Again, no offense to Andru fans. That's what you grew up with, and that's "your" Spider-Man. But Romita's version is "my" Spider-Man, even more than Ditko (who I also grew up with). Ditko's art was impactful and his Spidey appropriately off-putting, but often his work was kinda ugly (especially his women). Romita was like a cold drink of water on a hot day.

When I started reading comics in earnest, Ross Andru was the artist on Amazing Spider-Man and Sal Buscema was on Marvel Team-Up. They are, at best, competent draftsmen. Steve Diko was before my time, and I think of him as a horror artist, thanks to all those disposable monster stories in those old Timely/Atlas/Marvel horror books. I never took to his Spider-Man work.

But John Romita? His work was fabulous in every respect. He's definitely "my" Spider-Man artist. 

I would definitely rate Andru above mere competence. Rereading Superman vs. Spider-Man I was struck by how much he took advantages of the expanded size of the tabloid (to give one example).

Fraser

ClarkKent_DC said:

When I started reading comics in earnest, Ross Andru was the artist on Amazing Spider-Man and Sal Buscema was on Marvel Team-Up. They are, at best, competent draftsmen. Steve Diko was before my time, and I think of him as a horror artist, thanks to all those disposable monster stories in those old Timely/Atlas/Marvel horror books. I never took to his Spider-Man work.

But John Romita? His work was fabulous in every respect. He's definitely "my" Spider-Man artist. 

Fraser Sherman said:

I would definitely rate Andru above mere competence. Rereading Superman vs. Spider-Man I was struck by how much he took advantages of the expanded size of the tabloid (to give one example).

You are aware that book had a lot of uncredited art assists by Neal Adams (on the Superman figures) and by John Romita, yes?

I'll admit Ross Andru's not one of my favorites. I see him as a journeyman cranking stuff out, which I don't mean as a knock on his ability. Some journeymen I like, such as Irv Novick and Bob Brown. Some I don't, like Dick Dillin and Don Heck. Some I learned to like, like Frank Robbins.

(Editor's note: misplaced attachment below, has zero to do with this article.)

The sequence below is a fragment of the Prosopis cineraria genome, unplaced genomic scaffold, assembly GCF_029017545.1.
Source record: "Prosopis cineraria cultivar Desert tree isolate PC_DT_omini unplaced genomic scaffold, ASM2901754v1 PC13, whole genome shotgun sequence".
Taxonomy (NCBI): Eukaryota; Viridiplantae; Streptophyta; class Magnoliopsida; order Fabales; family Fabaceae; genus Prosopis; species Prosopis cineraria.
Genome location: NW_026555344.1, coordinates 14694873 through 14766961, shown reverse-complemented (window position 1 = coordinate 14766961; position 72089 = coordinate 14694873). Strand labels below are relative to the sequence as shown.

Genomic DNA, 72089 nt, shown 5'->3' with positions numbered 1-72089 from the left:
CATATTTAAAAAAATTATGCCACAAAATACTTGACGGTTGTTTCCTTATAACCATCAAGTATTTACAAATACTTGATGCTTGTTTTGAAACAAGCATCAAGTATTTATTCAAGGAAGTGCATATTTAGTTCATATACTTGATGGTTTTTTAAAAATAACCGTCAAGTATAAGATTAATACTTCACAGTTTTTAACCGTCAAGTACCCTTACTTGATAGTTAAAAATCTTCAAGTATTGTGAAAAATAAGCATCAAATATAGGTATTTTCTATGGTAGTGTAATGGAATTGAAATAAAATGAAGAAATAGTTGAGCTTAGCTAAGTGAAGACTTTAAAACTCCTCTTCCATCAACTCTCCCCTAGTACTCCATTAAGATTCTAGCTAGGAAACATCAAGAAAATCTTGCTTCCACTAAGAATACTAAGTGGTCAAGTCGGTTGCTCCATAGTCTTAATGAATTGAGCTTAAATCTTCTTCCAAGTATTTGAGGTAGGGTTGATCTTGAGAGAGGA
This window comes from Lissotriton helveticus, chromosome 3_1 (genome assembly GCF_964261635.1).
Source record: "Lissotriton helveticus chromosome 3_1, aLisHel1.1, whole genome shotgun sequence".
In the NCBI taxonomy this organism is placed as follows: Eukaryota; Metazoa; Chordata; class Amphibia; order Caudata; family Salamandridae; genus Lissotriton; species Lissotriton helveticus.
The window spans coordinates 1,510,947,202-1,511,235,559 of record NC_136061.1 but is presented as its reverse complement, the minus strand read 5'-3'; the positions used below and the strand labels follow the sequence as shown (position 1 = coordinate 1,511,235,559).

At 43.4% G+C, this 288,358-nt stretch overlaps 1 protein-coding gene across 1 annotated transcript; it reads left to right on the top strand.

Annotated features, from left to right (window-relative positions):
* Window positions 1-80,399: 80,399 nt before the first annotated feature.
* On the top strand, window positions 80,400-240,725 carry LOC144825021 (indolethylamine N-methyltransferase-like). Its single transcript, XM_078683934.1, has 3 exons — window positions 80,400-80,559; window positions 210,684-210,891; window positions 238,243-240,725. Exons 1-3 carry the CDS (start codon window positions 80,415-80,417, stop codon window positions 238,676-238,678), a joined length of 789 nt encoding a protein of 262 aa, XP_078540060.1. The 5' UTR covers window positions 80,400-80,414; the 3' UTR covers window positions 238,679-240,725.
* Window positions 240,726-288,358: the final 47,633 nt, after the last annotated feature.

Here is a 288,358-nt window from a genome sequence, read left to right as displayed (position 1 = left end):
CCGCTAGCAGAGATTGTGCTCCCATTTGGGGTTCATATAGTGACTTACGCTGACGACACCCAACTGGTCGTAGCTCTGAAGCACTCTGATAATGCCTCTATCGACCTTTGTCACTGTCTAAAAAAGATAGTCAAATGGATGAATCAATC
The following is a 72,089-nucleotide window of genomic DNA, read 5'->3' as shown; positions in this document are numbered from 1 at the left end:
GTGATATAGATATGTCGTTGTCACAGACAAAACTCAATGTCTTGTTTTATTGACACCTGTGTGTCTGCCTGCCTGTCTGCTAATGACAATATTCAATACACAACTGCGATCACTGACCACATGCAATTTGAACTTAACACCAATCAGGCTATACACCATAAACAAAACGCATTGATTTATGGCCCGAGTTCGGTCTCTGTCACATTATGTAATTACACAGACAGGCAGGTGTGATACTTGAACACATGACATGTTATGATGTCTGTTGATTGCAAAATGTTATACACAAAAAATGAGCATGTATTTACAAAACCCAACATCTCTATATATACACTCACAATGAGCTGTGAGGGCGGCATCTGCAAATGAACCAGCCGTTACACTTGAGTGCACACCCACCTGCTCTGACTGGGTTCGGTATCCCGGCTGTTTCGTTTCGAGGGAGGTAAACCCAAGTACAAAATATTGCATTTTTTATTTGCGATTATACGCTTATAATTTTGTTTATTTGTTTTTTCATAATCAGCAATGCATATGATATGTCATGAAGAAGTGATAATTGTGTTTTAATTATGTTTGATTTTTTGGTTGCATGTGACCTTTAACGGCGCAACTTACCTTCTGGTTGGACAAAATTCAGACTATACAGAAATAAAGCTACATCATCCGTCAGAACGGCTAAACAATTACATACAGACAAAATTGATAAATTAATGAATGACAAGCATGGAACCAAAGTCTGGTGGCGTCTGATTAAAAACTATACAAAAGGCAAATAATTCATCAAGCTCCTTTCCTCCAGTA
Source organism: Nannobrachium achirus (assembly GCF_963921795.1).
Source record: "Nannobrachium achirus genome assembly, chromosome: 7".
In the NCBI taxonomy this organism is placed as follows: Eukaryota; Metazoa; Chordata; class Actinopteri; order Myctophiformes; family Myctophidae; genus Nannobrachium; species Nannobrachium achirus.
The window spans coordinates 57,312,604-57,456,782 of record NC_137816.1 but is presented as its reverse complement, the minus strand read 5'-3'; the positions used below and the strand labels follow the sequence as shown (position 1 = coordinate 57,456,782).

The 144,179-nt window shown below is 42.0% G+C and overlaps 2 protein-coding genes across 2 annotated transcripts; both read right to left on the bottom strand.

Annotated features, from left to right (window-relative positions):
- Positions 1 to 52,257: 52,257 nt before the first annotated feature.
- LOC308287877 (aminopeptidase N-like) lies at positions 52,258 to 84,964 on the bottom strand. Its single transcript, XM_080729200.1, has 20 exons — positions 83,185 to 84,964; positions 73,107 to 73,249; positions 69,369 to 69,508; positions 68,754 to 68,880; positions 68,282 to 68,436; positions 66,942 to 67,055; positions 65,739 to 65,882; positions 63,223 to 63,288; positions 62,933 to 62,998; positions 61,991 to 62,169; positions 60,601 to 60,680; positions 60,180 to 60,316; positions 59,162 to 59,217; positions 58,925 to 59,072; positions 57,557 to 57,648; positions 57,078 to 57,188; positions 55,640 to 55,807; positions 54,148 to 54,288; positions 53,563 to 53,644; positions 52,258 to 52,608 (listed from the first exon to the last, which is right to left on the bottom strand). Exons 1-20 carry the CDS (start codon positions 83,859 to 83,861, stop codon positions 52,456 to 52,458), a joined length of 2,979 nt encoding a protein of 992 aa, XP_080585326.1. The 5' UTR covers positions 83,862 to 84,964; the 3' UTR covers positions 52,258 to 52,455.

Ross Andru just doesn't do it for me. 

I'm one of those guys who Ross Andru is "my" Spider-Man artist though I recognize the importance of Ditko and his offbeat design and Romita and his draftsmanship and artistry. They along with Gil Kane and Sal Buscema drove Spidey to prominence for fifteen years!

And...to me, Dick Dillin will always be "my" JLA artist for the Bronze Age! You just can't argue against that!

No, wasn't aware of the assistants. A fair point.

I'm a Romita man, but I gained a true appreciation for Andru from Gerry Conway via his introduction to one of the Marvel Masterworks Spider-Man volumes.

PETER PARKER THE SPECTACULAR SPIDER-MAN #81-83:

"The Punisher’s freedom didn’t last long..."

The Punisher’s capture wasn’t to last long, either.

I started collecting Peter Parker with #64 (the first appearance of Cloak & Dagger) and dropped out with #100. That run (excluding the C&D appearances) is one of the few runs I have sold or traded over the vears, and one of the fewer still I have not later come to regret.

The issue begins with the Punisher back in prison. He uses Boomerang to help him escape, then double-crosses and abandons him to the authorities at the last minute. Spider-Man, cloak & Dagger and the Punisher are all after the same group of junkies: Spider-Man to capture them, Cloak and Dagger to cure them, the Punisher to kill them. The Punisher is losing it, becoming increasingly erratic. Ke shoots at a man and wife arguing, some litterbugs and a cab that runs a red light. He vows to kill the Kingpin and tracks him to his penthouse. Spider-Man is there and defends him. Cloak and dagger are also trying to kill the Kingpin. The Kingpin defeats the Punisher and he is captured.